Archive

Recipes

eggs, chorizo, tomatoes, thyme, pitta bread

Made in only five minutes – take that toast!

I watched an episode of Come Dine With Me the other day (don’t judge me, we all do it) and a contestant’s top three favourite foods of all time included sausages, sliced cheese and toast. It got me thinking: am I normal? You see, I’ve never, ever, liked toast. It’s dry, bland and abrasive in the mouth. I don’t even like cereal. I admit I dabbled with porridge and had a few experimental years at university with Weetabix but nothing has ever really stuck. My breakfast ritual consists of homemade carrot, ginger and apple juice (if I can be bothered). Except, that is, for the weekend.
On the weekend I celebrate the gift of time. Most often I’ll make eggs Benedict (our favourite breakfast) but if I need to crack on I’ll make a breakfast that is almost as quick to make as toast. And here it is. It’s a very quick and simple version of huevos rancheros but I am not apologising for that! It is packed with flavour even though it is made with only five ingredients and it takes only five minutes to make.
Let me know what you make for breakfast on the weekend and if you try out my recipe below!

Five-minute, five-ingredient Spanish eggs
(serves two)

2 pitta breads (I toast mine straight from the freezer)
4 tbsps diced chorizo
8 tbsps tinned chopped tomatoes
4 stalks of thyme
2 eggs

1. Turn on the grill and let the pitta breads toast. Place a frying pan over a high heat until it is smoking, then add the chorizo. Toss until the amber oils are released from the sausage and it starts to crisp. Add the tomatoes and thyme (I used some from my garden) and bubble on the high heat until it reduces and goes thick (this will take 2 mins). You can add broad beans now if you still have any left but mine aren’t quite ready in the garden yet.

2. Turn over the pitta breads over under the grill and make two wells in the tomato, chorizo sauce and crack in the eggs. When the white starts to lose its translucency, season with salt and pepper and then place the pan under the grill for a further minute until the egg white is set and the yolk is still runny.

3. Place the pan on a wooden board and dunk in the toasted pittas to your heart’s content. Enjoy!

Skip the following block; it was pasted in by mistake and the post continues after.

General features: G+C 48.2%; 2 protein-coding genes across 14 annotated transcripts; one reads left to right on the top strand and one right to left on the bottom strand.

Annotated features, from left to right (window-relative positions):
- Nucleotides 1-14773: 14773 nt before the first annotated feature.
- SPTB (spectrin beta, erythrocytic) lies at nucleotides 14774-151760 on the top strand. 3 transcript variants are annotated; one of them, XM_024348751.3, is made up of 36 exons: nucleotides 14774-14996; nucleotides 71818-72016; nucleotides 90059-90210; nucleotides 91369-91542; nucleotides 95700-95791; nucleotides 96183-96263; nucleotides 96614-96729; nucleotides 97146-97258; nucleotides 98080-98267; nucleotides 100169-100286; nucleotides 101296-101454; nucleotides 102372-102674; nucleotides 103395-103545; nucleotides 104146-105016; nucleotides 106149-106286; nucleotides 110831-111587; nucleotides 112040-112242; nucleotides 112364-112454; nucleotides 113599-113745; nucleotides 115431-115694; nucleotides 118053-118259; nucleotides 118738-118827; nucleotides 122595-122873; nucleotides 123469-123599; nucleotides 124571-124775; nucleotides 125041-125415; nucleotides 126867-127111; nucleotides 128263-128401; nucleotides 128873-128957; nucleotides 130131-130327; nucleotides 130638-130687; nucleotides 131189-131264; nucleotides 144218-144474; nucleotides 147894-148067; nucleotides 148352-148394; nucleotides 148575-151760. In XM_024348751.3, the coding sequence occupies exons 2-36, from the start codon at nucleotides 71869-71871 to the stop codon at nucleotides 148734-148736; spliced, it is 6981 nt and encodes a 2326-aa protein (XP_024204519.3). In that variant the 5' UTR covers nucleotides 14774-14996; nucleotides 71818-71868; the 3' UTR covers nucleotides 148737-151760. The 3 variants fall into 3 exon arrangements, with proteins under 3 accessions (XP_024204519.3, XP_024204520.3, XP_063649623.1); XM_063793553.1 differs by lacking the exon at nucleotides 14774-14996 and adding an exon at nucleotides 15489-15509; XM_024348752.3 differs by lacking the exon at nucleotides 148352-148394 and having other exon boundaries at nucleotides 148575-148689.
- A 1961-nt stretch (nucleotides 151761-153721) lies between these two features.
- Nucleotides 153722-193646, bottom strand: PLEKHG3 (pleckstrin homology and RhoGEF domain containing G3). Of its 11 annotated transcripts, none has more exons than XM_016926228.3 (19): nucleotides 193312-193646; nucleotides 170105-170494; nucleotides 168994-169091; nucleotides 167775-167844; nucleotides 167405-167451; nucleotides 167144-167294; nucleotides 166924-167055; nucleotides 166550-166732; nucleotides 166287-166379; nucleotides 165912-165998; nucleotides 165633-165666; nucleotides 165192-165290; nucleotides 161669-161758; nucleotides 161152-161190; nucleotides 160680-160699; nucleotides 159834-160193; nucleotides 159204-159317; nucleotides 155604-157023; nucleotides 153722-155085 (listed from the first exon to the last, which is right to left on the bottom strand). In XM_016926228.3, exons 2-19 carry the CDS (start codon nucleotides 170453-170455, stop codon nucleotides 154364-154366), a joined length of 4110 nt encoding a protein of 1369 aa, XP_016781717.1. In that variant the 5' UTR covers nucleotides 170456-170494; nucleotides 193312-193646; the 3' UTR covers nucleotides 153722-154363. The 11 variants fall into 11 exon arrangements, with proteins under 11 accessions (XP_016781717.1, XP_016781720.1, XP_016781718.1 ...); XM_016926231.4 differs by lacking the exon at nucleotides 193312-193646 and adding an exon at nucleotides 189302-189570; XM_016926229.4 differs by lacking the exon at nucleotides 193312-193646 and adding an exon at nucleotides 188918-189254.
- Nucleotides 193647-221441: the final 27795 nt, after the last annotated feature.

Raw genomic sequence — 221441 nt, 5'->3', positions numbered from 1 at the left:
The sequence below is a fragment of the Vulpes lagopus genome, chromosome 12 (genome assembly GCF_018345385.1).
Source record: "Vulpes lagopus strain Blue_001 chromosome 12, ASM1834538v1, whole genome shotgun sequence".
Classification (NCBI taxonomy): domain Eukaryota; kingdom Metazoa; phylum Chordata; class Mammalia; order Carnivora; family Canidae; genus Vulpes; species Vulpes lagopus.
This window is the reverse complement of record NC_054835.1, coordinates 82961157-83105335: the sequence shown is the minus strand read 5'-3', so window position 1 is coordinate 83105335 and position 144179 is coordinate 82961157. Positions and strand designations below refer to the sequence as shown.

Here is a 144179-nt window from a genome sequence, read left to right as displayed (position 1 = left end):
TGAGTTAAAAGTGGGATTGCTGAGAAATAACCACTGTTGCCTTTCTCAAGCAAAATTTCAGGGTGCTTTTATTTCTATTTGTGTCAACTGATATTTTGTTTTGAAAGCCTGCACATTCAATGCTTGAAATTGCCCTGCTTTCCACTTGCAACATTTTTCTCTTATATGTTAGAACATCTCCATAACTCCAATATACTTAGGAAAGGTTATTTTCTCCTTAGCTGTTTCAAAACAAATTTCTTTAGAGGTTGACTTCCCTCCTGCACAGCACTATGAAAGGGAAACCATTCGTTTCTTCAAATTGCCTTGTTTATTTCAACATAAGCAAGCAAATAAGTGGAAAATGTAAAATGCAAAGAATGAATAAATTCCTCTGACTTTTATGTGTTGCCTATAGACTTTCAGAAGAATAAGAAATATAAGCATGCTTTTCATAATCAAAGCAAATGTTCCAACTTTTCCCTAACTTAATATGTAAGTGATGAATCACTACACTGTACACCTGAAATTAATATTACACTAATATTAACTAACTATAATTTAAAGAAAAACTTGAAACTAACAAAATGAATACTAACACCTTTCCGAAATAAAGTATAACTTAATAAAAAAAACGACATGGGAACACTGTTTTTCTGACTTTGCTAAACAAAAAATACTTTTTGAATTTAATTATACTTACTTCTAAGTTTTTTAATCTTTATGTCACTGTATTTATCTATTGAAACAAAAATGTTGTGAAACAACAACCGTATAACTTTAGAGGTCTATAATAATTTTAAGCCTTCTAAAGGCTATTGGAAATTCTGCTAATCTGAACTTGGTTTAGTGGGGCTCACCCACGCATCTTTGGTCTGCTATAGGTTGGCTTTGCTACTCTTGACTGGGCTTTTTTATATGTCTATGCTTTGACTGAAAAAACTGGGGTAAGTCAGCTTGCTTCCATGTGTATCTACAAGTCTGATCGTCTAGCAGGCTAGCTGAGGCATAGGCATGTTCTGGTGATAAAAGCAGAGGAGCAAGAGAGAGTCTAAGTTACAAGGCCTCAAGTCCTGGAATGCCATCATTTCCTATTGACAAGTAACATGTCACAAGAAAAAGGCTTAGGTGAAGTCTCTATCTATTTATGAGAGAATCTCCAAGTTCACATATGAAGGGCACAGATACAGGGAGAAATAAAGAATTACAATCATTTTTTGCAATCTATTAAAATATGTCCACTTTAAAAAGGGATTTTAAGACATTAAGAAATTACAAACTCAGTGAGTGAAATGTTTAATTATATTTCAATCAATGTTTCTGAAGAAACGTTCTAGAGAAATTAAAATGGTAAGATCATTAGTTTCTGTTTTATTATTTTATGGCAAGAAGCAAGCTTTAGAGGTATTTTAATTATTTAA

Advertisements
The secrets of my satay sauce

The secrets of my satay sauce

As regular readers (all two of you – hi mum, hi dad!) will now know about my cooking, I tend to use whatever I have to hand. I’m not the sort of cook who will go out shopping especially for a recipe. I look in the cupboards, I look in the fridge, and I cook with my wares. I suppose I am like a traditional hunter gatherer in that respect – except my hunting ground extends from my kitchen to my patio.

And so it was with this in mind that I came up with this gorgeous satay recipe. It’s not remotely authentic but it does taste really good and can be adapted to whatever you manage to hunt down. As this was an (admittedly successful) experiment my measurements are very loose. Perhaps don’t follow the recipe verbatim but use it as a rough guide, inspiration for your own take on the sauce. Let me know what you think and if you manage to come up with something better from your kitchen bounty!

Speedy pork satay with broad beans
(serves two)

2 pork rib steaks (mine were from my meat box from Riverford this week)
Handful of blanched almonds
Handful of sesame seeds
1 tbsp creamed coconut
2 tbsps tahini
2 tbsps Thai Taste Chilli and Garlic Dressing (this is delicious just poured over noodles)
1 tbsp toasted sesame oil
1 tbsp Discovery Green Jalapeño Relish
1 large red chilli
Water, to loosen
Noodles
1 tbsp vegetable oil
2 handfuls of freshly podded broad beans (again I used ones from my Riverford veg box – hopefully my garden will have its own bounty soon!)

1. Slice the pork steaks into thin, bite-size pieces and place in a bowl.

2. Place the rest of the ingredients, except for the broad beans, into a food processor. I’ve just got a shiny new Magimix and used the ‘mini bowl’ but a hand-held blender will work just as well. Blend and add enough water to make the mix go thick and creamy. Check the mixture is to your taste – i.e. it might need some salt, or an acid like lime juice, or even some sugar – mine, said Goldilocks, was just right though.